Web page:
Centrale Raad van Beroep [Central Appeals Tribunal], 20 October 2010, LJN:BO3581

Centrale Raad van Beroep, 20 October 2010, LJN BO3581, 09/365 AWBZ & 09/3626 AWBZ
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A., a boy born in the Netherlands to a Nigerian immigrant mother, was diagnosed with an autistic disorder and an intellectual deficiency. As a result, A. required counseling programs as a supplement to traditional schooling by the Dutch Care Needs Assessment Centre (“CAC”). A. made a request for a residence permit under the Dutch Aliens Act 2000 [Vreemdelingen Wet 2000] but was rejected.

Under the Dutch General Act on Exceptional Medical Expenses (“EMEA”) [Algemene Wet Bijzondere Ziektekosten], residents of the Netherlands were entitled to health insurance. However, this coverage did not extend to immigrants unless they had established residency under the Aliens Act 2000.

A. petitioned Agis Zorgverzekeringen Plc. (“Agis”), a private Dutch health insurance firm, for health insurance coverage under the EMEA. Agis twice denied this request, arguing, first, that the EMEA provided no coverage to A., since he had not established residency under the Aliens Act 2000, and, second, that no international treaties applied which overrode the EMEA and entitled A. to health insurance. Agis’s refusals to provide health insurance were rejected by Dutch courts, which noted that  Article 28 of the Convention on the Rights of the Child (the “CRC”) included a “right to education.” Agis issued a third response on May 8, 2009, which was the subject of the instant case.

In its third response, Agis no longer contested that Article 28 of the CRC included a right to education, and therefore entitled A. to some amount of care under EMEA, but rather challenged the amount of EMEA care to be provided. While A. requested the amount of care called for in an April 28, 2008 CAC assessment, Agis instead provided to A. a lower amount of care called for in CAC’s later January 6, 2009 assessment. The second assessment reduced the number of hours of “supporting counseling” by one quarter and entirely eliminated “activating counseling.”

A. appealed Agis’ decision.

The Tribunal held that A. belonged to a vulnerable category of persons under Article 8 of the European Convention on Human Rights (the“ECHR”) due to his age. As a result of being in this vulnerable category, A. was entitled to the protection of his private life. Providing A. with the lower standard of care from the 2009 CAC assessment rather than the more generous 2008 assessment made A’s personal development “effectively impossible,” which threatened “the maintenance of his human dignity.”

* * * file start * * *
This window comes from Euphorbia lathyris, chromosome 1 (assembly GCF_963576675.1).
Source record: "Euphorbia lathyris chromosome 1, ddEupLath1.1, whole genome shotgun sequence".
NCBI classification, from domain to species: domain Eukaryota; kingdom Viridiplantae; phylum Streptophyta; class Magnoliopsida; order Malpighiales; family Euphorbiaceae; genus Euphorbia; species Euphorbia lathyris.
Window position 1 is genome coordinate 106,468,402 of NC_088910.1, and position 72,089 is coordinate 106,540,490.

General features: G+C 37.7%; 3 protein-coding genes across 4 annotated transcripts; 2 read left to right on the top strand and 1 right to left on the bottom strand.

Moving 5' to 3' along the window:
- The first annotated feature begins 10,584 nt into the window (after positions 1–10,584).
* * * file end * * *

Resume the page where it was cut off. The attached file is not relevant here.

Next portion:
Accordingly, the Tribunal held that provisions of EMEA which denied coverage to A. were superseded by Article 8 of the ECHR. Agis was therefore required to provide care in accordance with CAC’s April 28, 2008 assessment, and was responsible for A.’s legal costs.

“The
Tribunal ascertains that between the parties it is no longer disputed that the
Appellant in connection to his appeal on in relation to Article 28, first
paragraph of the CRC includes the right to education and therefore entitlement
to EMEA-care.” Section 4.3.

“In Article 8 of the ECHR is included the right to respect for the private life
of a person which also includes the physical and psychological integrity of
that person and is primarily aimed at, without external interferences,
guaranteeing the development of the personality of each person in his
association towards others. This article not only envisages forcing states to
refrain from interfering with the private life of persons, but under special
circumstances it also entails obligations which are inherent in the right to
respect of private life, that are essentially needed for an effective guarantee
of the ends enclosed in this article. This is particularly the case for
children and other vulnerable persons who enjoy a right to this kind of
protection.” Section 4.5.3.

“Bearing
in mind his age, the Appellant belongs to the category of vulnerable people who
in light of Article 8 ECHR are entitled to protection of their private life.
The Tribunal arrives at the conclusion that deprivation of the indicated
supporting and active counselling of the Appellant, results in his personal
development being effectively made impossible, which in turn severely threatens
the maintenance of his human dignity.” Section 4.5.5.

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